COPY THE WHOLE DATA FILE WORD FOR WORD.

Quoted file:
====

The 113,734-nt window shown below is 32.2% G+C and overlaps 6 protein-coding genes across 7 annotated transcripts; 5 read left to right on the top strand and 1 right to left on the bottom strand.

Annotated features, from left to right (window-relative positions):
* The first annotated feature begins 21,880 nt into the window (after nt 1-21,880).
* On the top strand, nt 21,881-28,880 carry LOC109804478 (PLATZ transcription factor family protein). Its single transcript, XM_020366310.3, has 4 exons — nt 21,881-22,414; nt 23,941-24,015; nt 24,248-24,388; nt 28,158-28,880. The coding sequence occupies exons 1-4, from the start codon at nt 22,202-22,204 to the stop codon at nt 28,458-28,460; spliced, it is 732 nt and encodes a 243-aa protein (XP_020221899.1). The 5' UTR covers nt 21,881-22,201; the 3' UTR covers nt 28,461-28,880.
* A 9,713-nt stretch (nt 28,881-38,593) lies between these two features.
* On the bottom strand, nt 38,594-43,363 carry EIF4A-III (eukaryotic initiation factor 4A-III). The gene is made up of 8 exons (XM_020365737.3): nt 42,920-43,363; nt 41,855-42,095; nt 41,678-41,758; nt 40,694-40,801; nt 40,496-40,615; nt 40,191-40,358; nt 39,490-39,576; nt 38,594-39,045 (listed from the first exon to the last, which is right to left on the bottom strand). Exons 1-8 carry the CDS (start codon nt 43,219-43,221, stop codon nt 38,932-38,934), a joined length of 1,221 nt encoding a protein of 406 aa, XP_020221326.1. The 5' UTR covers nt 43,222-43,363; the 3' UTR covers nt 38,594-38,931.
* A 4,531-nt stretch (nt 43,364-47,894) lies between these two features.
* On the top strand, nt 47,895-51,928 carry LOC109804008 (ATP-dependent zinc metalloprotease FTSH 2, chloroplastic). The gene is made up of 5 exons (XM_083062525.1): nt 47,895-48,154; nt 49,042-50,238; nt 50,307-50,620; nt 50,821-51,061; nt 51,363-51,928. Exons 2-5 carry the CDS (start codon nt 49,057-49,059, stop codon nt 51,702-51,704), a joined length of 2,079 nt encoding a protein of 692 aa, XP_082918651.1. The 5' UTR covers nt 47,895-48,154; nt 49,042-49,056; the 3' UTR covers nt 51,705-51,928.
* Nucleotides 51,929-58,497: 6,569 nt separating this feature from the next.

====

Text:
The 113,734-nt window shown below is 32.2% G+C and overlaps 6 protein-coding genes across 7 annotated transcripts; 5 read left to right on the top strand and 1 right to left on the bottom strand.

Annotated features, from left to right (window-relative positions):
* The first annotated feature begins 21,880 nt into the window (after nt 1-21,880).
* On the top strand, nt 21,881-28,880 carry LOC109804478 (PLATZ transcription factor family protein). Its single transcript, XM_020366310.3, has 4 exons — nt 21,881-22,414; nt 23,941-24,015; nt 24,248-24,388; nt 28,158-28,880. The coding sequence occupies exons 1-4, from the start codon at nt 22,202-22,204 to the stop codon at nt 28,458-28,460; spliced, it is 732 nt and encodes a 243-aa protein (XP_020221899.1). The 5' UTR covers nt 21,881-22,201; the 3' UTR covers nt 28,461-28,880.
* A 9,713-nt stretch (nt 28,881-38,593) lies between these two features.
* On the bottom strand, nt 38,594-43,363 carry EIF4A-III (eukaryotic initiation factor 4A-III). The gene is made up of 8 exons (XM_020365737.3): nt 42,920-43,363; nt 41,855-42,095; nt 41,678-41,758; nt 40,694-40,801; nt 40,496-40,615; nt 40,191-40,358; nt 39,490-39,576; nt 38,594-39,045 (listed from the first exon to the last, which is right to left on the bottom strand). Exons 1-8 carry the CDS (start codon nt 43,219-43,221, stop codon nt 38,932-38,934), a joined length of 1,221 nt encoding a protein of 406 aa, XP_020221326.1. The 5' UTR covers nt 43,222-43,363; the 3' UTR covers nt 38,594-38,931.
* A 4,531-nt stretch (nt 43,364-47,894) lies between these two features.
* On the top strand, nt 47,895-51,928 carry LOC109804008 (ATP-dependent zinc metalloprotease FTSH 2, chloroplastic). The gene is made up of 5 exons (XM_083062525.1): nt 47,895-48,154; nt 49,042-50,238; nt 50,307-50,620; nt 50,821-51,061; nt 51,363-51,928. Exons 2-5 carry the CDS (start codon nt 49,057-49,059, stop codon nt 51,702-51,704), a joined length of 2,079 nt encoding a protein of 692 aa, XP_082918651.1. The 5' UTR covers nt 47,895-48,154; nt 49,042-49,056; the 3' UTR covers nt 51,705-51,928.
* Nucleotides 51,929-58,497: 6,569 nt separating this feature from the next.